A coalition of 14 Nigerian civil society groups have asked the incoming administration of Muhammadu Buhari to discard a secret agreement reached by the outgoing Goodluck Jonathan administration, to spare the Abacha family of prosecution of over billions of dollars stolen from Nigeria.
The funds were stashed in Swiss and other European banks.
The groups asked the UK, U.S. and Swiss governments, along with the World Bank and the international communities to reject the agreement and suspend further negotiations with the Nigerian government on the repatriation of all recovered funds, until all issues surrounding agreement were resolved.
Besides, the group wants the Jonathan administration to render account on how other recovered Abacha loots were utilized.
The Coordinator of the Nigeria Network on Stolen Assets (NNSA), David Ugolor, also asked for an independent committee comprising the Economic and Financial Crimes Commission (EFCC), Nigeria Extractive industries Transparency Initiative (NEITI), and civil society groups to investigate and reconcile all the issues surrounding the recovered and repatriated Abacha loot.
PREMIUM TIMES had on Friday blew the lid on the deal between the government and the Abacha family, kept secret for several months since July 14, 2014 when President Jonathan authorized his Attorney-General and Minister of Justice, Mohammed Adoke, to approve the terms on behalf of the Federal Government.
The agreement grants members of the Abacha family perpetual reprieve against criminal prosecution either in Nigeria or abroad, in exchange for a sizeable portion of the loot to be repatriated by the Swiss government.
But, the groups said the deal was replete with “unacceptable, misleading and generally inimical irregularities” in breach of globally accepted standards and templates in the fight against corruption as contained in Article 5 of the United Nations Convention Against Corruption (UNCAC).
The agreement, which binds Nigeria without recourse to relevant institutions in Nigeria, like the National Assembly and civil society organization, “is nothing but a slap on the wrist” for the Abacha family, the group said.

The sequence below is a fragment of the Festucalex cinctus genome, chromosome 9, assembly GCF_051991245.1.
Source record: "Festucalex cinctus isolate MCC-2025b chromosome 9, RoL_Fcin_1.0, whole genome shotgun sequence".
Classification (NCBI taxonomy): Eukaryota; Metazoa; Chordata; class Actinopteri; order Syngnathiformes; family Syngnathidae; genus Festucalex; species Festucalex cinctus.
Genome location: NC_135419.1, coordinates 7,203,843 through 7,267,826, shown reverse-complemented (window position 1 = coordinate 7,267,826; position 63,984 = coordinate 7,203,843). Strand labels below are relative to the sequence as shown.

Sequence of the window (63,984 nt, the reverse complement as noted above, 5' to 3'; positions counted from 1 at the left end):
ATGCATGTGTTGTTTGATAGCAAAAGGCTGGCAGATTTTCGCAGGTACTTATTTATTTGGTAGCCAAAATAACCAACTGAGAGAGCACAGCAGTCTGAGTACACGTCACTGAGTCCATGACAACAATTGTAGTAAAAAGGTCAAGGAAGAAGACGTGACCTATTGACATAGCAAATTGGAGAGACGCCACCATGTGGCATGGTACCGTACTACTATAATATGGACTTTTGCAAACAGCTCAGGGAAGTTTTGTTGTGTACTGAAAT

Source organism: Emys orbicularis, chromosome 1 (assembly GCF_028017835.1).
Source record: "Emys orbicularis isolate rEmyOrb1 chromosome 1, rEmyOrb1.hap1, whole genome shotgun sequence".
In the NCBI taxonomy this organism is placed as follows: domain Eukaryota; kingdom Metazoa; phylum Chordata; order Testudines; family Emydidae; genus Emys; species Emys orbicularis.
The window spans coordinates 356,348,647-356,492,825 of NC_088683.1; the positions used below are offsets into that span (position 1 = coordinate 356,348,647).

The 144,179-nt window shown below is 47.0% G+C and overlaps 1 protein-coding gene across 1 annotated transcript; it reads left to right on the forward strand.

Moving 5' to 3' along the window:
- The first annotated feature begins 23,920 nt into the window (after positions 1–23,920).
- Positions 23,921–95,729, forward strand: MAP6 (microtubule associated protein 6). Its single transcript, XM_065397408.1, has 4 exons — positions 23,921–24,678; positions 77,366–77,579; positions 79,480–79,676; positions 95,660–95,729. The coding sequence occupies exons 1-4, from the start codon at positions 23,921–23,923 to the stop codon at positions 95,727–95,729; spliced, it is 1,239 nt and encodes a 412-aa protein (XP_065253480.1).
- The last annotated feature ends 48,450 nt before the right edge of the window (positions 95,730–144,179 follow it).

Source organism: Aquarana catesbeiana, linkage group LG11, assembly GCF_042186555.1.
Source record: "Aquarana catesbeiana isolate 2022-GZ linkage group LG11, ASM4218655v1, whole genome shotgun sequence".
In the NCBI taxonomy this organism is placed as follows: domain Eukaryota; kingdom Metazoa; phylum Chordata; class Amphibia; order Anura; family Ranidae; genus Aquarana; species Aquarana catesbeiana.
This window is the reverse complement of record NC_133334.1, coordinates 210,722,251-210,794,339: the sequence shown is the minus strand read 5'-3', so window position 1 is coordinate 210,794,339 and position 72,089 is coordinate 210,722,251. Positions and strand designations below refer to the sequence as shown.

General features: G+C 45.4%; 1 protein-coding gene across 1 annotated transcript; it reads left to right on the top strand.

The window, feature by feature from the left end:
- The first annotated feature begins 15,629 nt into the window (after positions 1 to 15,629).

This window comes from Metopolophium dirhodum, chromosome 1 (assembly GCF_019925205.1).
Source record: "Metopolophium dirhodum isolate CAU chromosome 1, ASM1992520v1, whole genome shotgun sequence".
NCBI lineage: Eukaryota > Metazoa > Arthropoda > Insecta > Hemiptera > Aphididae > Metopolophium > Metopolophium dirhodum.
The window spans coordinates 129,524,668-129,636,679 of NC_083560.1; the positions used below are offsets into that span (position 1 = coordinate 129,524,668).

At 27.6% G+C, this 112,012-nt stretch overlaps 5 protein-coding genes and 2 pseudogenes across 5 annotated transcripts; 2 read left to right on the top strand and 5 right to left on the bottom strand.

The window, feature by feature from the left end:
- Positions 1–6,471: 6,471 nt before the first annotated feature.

They therefore called on the incoming administration to reject the agreement in its entirely, as it would not only set a strong precedent for more corruption and endanger Nigeria’s fledgling democracy, but also create room for impunity to thrive.
The coalition urged the In-coming administration to live up to its anti-corruption stance by fast tracking the signing into law of the Proceeds of Crime Bill (POCA) to provide the legal framework for how stolen wealth would be utilized for the benefit of the people.
The coalition consists of Socio Economic Rights and Accountability Project (SERAP); Africa Network for Environment & Economic Justice (ANEEJ); Procurement Observation and Advocacy Initiative; Say No Campaign Nigeria; Civil Society Legislative Advocacy Centre (CISLAC) and Centre for Social Justice (CSJ).
Other members of the group focusing on corruption, transparency and accountability, procurement, human rights, youth and women issues include Spaces for Change, Nigeria; Publish What You Pay Nigeria Campaign; Civil Society Network Against Corruption (CSNAC); Development Alliance for Niger Delta (DAND); West Africa Civil Society forum (WASF); Zero- Corruption Coalition (ZCC) and Coalition Against Corrupt Leaders (CACOL).
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